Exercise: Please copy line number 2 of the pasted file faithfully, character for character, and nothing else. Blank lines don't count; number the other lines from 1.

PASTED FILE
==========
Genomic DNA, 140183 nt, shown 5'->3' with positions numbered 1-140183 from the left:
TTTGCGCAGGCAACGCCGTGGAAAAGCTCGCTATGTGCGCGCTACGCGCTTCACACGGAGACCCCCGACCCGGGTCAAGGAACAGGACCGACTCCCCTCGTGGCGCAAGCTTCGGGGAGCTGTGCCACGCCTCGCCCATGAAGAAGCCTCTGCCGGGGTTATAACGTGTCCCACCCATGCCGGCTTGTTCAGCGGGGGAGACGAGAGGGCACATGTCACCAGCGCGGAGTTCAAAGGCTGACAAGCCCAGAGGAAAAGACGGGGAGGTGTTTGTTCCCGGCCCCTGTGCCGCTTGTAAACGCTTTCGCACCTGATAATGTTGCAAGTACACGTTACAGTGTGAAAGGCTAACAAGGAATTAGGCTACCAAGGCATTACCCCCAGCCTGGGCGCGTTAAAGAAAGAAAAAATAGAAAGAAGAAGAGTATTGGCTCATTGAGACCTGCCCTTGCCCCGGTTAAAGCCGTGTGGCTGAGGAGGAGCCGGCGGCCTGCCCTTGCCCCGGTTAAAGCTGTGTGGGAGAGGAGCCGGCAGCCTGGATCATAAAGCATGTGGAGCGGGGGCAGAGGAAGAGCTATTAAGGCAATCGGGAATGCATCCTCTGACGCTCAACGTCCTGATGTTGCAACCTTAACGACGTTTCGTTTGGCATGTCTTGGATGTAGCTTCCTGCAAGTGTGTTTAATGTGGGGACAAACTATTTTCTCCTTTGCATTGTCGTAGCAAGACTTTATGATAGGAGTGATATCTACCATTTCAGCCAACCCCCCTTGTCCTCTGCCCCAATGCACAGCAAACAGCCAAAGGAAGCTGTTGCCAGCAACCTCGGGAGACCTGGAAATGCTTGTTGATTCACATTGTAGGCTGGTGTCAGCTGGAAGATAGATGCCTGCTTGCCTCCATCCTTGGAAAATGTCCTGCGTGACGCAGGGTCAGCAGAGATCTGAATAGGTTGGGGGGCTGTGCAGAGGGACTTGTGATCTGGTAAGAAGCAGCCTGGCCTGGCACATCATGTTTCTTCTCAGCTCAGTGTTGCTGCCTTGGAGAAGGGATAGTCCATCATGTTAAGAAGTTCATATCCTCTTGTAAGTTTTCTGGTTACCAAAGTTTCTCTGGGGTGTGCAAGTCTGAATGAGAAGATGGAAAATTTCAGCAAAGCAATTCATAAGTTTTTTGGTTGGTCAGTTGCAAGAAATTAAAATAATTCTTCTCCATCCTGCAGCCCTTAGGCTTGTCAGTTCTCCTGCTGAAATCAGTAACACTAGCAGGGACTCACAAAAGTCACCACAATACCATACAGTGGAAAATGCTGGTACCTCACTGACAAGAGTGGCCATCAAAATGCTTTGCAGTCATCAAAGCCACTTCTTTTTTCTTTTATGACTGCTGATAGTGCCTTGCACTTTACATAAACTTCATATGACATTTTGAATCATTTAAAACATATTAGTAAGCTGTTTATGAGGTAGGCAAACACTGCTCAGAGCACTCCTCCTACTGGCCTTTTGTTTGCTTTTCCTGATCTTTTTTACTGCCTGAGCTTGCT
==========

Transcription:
TTTGCGCAGGCAACGCCGTGGAAAAGCTCGCTATGTGCGCGCTACGCGCTTCACACGGAGACCCCCGACCCGGGTCAAGGAACAGGACCGACTCCCCTCGTGGCGCAAGCTTCGGGGAGCTGTGCCACGCCTCGCCCATGAAGAAGCCTCTGCCGGGGTTATAACGTGTCCCACCCATGCCGGCTTGTTCAGCGGGGGAGACGAGAGGGCACATGTCACCAGCGCGGAGTTCAAAGGCTGACAAGCCCAGAGGAAAAGACGGGGAGGTGTTTGTTCCCGGCCCCTGTGCCGCTTGTAAACGCTTTCGCACCTGATAATGTTGCAAGTACACGTTACAGTGTGAAAGGCTAACAAGGAATTAGGCTACCAAGGCATTACCCCCAGCCTGGGCGCGTTAAAGAAAGAAAAAATAGAAAGAAGAAGAGTATTGGCTCATTGAGACCTGCCCTTGCCCCGGTTAAAGCCGTGTGGCTGAGGAGGAGCCGGCGGCCTGCCCTTGCCCCGGTTAAAGCTGTGTGGGAGAGGAGCCGGCAGCCTGGATCATAAAGCATGTGGAGCGGGGGCAGAGGAAGAGCTATTAAGGCAATCGGGAATGCATCCTCTGACGCTCAACGTCCTGATGTTGCAACCTTAACGACGTTTCGTTTGGCATGTCTTGGATGTAGCTTCCTGCAAGTGTGTTTAATGTGGGGACAAACTATTTTCTCCTTTGCATTGTCGTAGCAAGACTTTATGATAGGAGTGATATCTACCATTTCAGCCAACCCCCCTTGTCCTCTGCCCCAATGCACAGCAAACAGCCAAAGGAAGCTGTTGCCAGCAACCTCGGGAGACCTGGAAATGCTTGTTGATTCACATTGTAGGCTGGTGTCAGCTGGAAGATAGATGCCTGCTTGCCTCCATCCTTGGAAAATGTCCTGCGTGACGCAGGGTCAGCAGAGATCTGAATAGGTTGGGGGGCTGTGCAGAGGGACTTGTGATCTGGTAAGAAGCAGCCTGGCCTGGCACATCATGTTTCTTCTCAGCTCAGTGTTGCTGCCTTGGAGAAGGGATAGTCCATCATGTTAAGAAGTTCATATCCTCTTGTAAGTTTTCTGGTTACCAAAGTTTCTCTGGGGTGTGCAAGTCTGAATGAGAAGATGGAAAATTTCAGCAAAGCAATTCATAAGTTTTTTGGTTGGTCAGTTGCAAGAAATTAAAATAATTCTTCTCCATCCTGCAGCCCTTAGGCTTGTCAGTTCTCCTGCTGAAATCAGTAACACTAGCAGGGACTCACAAAAGTCACCACAATACCATACAGTGGAAAATGCTGGTACCTCACTGACAAGAGTGGCCATCAAAATGCTTTGCAGTCATCAAAGCCACTTCTTTTTTCTTTTATGACTGCTGATAGTGCCTTGCACTTTACATAAACTTCATATGACATTTTGAATCATTTAAAACATATTAGTAAGCTGTTTATGAGGTAGGCAAACACTGCTCAGAGCACTCCTCCTACTGGCCTTTTGTTTGCTTTTCCTGATCTTTTTTACTGCCTGAGCTTGCT